Actually, if learning to act is just about adhering to someone's else quotes about it, then John Gielgud may have better advice for young actors, "Before you can do something you must first be something."
So many actors just starting out seem to believe that taking a class and auditioning is all it takes to call yourself an actor. (I say this having had the same misplaced attitude, lo these many years ago.) But it's what you do between classes and before auditions that make you a true actor. Does a musician just pick up an instrument a play a concert? No. There are hours upon hours of rehearsal, playing scales, practicing a particular piece of music. There's is the care and tuning of the instrument. Oh, yeah, and the rehearsal. I'm wondering if Yo-Yo Ma or B.B. King only played their instruments when a teacher was around? And when they were done playing, I wonder if they just tossed their instrument on the sofa until they needed it again. Doubtful.
Taking an class does not make you an actor any more than owning a fiddle makes you a concert violinist. But acting class is a place where you go to learn to play your instrument. Where you learn to tune it and care for it. It's a place where you pick up tips on how to get the right sound out of it; when to play fast or slow; when to play loud or soft. When to contort the strings violently to your will or when to gently stroke them. An acting class is a place where you learn how to play with other musicians in concert. How to form chords. When to let someone else take the lead and when to pull back and settle into the rhythm. It's also a place where you get to try out different styles of music in the form of scene work or monologues. Maybe for a very few, a little improvisation if it makes sense for your particular instrument or style of music.
AFTER class is over, go act. Find a play. Audition. Do something. Do another scene in class, hell, another class for all I care. Learn a new monologue on your own, memorize a whole play, whatever. There is no excuse not to pursue roles wherever you can find them. Sure, I know, you are holding out for the big pay day that a series or blockbuster film role will give you. But don't just wait around for it to magically happen. Just like Yo-Yo and B.B., you gotta play the bars and piddly little stages. You have to work for a couple of beers or, maybe if you're lucky, a couple bucks to buy some Ramen. That's just the way it is. Those are the rules. No matter what city you are in those are the rules. Keep your trumpet polished. (Uhm, okay, maybe that one means the opposite of what I meant for it to mean.)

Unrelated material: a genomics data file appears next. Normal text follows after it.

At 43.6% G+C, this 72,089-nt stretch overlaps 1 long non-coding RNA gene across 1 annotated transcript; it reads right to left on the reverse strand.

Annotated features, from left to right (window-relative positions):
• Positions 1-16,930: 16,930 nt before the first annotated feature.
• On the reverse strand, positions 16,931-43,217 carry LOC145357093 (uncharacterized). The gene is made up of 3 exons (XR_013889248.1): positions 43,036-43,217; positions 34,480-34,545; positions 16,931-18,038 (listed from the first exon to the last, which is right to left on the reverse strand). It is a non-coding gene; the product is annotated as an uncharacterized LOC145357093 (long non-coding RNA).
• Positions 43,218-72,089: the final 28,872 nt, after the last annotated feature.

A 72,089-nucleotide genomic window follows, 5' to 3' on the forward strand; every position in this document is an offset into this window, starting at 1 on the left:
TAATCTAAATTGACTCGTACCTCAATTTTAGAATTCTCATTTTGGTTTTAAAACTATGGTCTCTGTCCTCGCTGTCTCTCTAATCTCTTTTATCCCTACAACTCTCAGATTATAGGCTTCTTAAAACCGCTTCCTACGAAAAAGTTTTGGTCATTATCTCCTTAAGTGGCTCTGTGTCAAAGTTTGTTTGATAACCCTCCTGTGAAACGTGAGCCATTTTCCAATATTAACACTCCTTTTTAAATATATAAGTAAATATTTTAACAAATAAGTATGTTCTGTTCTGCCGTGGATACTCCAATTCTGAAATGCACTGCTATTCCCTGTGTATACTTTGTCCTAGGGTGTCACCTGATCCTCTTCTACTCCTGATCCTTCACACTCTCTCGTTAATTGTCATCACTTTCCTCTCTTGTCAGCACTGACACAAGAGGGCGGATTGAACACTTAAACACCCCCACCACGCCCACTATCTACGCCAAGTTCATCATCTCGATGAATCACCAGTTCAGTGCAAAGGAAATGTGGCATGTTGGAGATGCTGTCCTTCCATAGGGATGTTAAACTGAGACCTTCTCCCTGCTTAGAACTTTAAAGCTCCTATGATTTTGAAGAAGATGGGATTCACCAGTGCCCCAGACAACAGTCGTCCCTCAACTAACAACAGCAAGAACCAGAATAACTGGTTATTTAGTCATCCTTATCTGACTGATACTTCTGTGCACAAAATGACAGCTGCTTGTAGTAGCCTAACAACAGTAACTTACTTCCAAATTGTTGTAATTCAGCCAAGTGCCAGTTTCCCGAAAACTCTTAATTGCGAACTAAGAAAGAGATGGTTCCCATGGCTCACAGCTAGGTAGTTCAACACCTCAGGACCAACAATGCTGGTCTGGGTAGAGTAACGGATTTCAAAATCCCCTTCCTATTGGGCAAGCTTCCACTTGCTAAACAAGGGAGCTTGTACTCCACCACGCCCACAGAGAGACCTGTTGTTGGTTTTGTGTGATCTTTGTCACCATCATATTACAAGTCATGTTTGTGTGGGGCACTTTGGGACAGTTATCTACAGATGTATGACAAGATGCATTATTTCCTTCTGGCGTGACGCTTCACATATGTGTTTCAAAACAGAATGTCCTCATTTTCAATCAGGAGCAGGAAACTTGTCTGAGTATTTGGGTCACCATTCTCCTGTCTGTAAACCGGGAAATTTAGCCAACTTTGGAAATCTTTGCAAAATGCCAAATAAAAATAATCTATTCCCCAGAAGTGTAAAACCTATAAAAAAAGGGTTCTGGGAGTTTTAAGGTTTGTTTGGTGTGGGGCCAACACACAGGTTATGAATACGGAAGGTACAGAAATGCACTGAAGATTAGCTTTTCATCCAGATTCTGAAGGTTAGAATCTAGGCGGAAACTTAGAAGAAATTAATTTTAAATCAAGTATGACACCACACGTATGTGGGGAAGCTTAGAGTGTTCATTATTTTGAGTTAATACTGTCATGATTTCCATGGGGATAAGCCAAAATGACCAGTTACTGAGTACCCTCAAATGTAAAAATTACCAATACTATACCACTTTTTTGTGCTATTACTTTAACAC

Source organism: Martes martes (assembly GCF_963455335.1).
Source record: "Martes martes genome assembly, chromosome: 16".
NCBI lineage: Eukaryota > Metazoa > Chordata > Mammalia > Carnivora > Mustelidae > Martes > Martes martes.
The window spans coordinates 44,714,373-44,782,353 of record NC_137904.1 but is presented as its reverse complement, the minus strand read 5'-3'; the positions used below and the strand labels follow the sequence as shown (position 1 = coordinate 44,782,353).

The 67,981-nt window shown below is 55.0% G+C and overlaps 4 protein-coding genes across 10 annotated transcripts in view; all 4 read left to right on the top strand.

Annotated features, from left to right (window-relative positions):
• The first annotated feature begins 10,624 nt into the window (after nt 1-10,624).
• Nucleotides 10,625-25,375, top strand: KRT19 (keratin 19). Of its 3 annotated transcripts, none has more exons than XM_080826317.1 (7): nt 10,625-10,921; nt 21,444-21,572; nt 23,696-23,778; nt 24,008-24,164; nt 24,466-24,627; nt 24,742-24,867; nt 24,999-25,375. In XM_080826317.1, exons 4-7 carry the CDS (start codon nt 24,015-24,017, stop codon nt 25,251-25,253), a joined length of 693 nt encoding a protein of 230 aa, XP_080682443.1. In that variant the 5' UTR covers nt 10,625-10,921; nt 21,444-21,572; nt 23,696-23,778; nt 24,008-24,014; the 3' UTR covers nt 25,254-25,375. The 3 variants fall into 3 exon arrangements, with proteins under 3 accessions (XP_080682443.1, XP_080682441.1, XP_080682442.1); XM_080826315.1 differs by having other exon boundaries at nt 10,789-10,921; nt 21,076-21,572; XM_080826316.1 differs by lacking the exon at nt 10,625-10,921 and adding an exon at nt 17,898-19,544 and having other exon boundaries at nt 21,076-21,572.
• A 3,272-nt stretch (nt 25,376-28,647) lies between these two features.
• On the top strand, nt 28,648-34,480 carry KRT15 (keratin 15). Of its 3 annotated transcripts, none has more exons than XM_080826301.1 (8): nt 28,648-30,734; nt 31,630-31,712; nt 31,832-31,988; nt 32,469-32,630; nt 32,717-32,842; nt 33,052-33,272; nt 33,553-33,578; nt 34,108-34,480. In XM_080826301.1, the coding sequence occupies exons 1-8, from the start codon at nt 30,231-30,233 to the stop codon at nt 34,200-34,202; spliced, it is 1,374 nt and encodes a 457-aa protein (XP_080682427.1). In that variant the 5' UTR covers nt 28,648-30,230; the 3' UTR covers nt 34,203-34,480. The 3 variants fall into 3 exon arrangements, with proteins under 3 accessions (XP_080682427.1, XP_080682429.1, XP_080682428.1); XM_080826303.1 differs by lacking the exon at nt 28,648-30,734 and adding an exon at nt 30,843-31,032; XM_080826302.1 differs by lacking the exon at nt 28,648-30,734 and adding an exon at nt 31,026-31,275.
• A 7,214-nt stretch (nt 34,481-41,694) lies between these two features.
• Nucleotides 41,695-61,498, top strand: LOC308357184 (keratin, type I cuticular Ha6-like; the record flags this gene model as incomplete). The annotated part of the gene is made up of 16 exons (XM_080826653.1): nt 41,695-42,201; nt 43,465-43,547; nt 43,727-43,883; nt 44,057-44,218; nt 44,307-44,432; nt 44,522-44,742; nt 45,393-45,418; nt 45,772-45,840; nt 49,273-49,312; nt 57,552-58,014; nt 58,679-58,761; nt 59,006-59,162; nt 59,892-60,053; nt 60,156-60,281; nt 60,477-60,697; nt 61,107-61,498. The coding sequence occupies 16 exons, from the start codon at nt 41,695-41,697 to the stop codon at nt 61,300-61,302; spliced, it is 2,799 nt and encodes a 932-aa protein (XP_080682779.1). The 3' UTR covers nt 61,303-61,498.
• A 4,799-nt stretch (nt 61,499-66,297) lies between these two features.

When actors comes to my class, there is an unspoken contract. They are agreeing that they are going to be...an actor. All in. That means they are going to do more than just show up to class. It means they are going to take everything they learned in class and put it into practice somewhere else. The class isn't the end, it's the means to an end. One of them, at least. It means they are going to learn their lines and maybe bump into the furniture until their shins bleed. Finally, it means they are going to stop listening to those that think because they are the class clown or funny at parties, that they would make a great actor.
Let's face it, not everyone is cut out to be an actor. It takes work. Talent helps, but work separates the wheat from the chaff. (And no, I am not going to switch from music metaphors to agricultural ones. That would be too much even for me.)
Many years ago, Les Paul gave me an autographed guitar. Now, I'm not a guitar player, but I have a beautiful, un-played guitar signed by the man himself. I cherish it. But, If I took that guitar and charged people to hear me play, it would cheat them and dishonor Lester.
Before you go "do" acting -- "be" an actor. All in. Tune your instrument, maintain it religiously and play it whenever you get the chance. Oh, yeah, and learn your f**king lines.